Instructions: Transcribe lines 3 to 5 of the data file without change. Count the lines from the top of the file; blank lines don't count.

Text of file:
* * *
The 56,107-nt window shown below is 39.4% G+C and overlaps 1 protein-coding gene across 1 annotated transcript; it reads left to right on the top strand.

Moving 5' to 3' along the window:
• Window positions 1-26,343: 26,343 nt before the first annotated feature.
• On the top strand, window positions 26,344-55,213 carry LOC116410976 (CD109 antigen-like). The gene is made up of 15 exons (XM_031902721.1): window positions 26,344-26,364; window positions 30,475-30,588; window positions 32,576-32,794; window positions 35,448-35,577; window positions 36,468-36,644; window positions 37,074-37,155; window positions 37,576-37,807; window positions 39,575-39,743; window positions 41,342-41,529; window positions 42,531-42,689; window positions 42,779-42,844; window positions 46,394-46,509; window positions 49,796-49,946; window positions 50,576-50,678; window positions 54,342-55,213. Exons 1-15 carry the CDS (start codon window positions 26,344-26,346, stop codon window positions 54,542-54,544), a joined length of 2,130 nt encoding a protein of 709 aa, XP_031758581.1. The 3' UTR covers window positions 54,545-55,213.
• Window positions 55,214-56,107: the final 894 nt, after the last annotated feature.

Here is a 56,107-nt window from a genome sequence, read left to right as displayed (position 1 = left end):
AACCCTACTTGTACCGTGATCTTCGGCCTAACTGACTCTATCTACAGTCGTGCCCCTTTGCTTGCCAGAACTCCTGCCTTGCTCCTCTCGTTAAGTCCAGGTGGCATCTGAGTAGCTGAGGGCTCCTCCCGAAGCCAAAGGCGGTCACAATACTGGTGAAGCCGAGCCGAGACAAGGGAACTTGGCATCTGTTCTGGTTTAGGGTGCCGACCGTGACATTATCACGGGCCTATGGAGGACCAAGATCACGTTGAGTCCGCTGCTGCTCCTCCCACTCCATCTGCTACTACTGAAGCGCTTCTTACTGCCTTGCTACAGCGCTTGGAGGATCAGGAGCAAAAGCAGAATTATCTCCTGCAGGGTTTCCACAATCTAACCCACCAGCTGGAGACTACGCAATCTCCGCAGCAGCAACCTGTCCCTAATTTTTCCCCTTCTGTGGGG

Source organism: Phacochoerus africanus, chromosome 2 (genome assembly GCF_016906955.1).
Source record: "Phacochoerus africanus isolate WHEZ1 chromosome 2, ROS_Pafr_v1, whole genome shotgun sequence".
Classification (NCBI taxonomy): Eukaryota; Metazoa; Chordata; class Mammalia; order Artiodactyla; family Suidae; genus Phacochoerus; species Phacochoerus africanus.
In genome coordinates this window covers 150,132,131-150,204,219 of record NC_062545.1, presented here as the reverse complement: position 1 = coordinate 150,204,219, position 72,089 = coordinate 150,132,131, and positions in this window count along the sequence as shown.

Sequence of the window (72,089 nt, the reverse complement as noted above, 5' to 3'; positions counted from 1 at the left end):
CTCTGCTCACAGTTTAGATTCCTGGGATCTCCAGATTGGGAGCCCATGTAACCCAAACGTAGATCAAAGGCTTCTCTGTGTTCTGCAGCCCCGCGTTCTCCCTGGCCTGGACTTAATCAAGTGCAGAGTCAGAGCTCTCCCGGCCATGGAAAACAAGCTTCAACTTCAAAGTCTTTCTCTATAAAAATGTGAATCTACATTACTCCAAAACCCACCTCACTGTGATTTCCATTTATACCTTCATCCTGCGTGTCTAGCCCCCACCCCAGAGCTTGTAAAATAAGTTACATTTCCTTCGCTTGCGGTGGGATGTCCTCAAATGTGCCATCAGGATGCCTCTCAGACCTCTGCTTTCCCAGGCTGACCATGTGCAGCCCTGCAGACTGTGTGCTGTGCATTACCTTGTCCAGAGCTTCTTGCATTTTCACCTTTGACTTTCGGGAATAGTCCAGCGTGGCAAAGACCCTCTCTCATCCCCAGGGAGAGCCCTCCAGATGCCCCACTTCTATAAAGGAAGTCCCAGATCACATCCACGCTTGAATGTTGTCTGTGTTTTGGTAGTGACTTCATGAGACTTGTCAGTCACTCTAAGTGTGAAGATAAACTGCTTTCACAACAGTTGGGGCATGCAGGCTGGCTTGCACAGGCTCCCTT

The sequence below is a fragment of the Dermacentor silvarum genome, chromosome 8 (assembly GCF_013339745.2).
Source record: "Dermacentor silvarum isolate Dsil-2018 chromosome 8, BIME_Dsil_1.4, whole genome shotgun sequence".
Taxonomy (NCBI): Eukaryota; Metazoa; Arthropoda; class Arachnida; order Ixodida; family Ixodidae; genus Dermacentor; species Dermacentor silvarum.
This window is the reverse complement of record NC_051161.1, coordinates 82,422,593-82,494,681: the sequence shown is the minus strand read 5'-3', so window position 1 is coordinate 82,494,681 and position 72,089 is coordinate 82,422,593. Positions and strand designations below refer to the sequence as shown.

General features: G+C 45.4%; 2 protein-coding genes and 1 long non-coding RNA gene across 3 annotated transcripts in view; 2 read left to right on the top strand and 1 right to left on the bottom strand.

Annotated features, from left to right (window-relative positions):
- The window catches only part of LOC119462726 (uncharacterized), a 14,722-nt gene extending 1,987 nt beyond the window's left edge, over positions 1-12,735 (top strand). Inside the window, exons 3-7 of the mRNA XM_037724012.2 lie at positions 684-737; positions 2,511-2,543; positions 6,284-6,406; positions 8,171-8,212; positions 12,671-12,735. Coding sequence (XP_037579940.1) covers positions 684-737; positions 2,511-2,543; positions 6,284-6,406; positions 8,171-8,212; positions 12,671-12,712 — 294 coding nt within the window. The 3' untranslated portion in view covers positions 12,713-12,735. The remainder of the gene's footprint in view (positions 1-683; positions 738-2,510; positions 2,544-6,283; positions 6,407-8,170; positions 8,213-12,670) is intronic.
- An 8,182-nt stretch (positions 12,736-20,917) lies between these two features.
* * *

• Window positions 1-26,343: 26,343 nt before the first annotated feature.
• On the top strand, window positions 26,344-55,213 carry LOC116410976 (CD109 antigen-like). The gene is made up of 15 exons (XM_031902721.1): window positions 26,344-26,364; window positions 30,475-30,588; window positions 32,576-32,794; window positions 35,448-35,577; window positions 36,468-36,644; window positions 37,074-37,155; window positions 37,576-37,807; window positions 39,575-39,743; window positions 41,342-41,529; window positions 42,531-42,689; window positions 42,779-42,844; window positions 46,394-46,509; window positions 49,796-49,946; window positions 50,576-50,678; window positions 54,342-55,213. Exons 1-15 carry the CDS (start codon window positions 26,344-26,346, stop codon window positions 54,542-54,544), a joined length of 2,130 nt encoding a protein of 709 aa, XP_031758581.1. The 3' UTR covers window positions 54,545-55,213.
• Window positions 55,214-56,107: the final 894 nt, after the last annotated feature.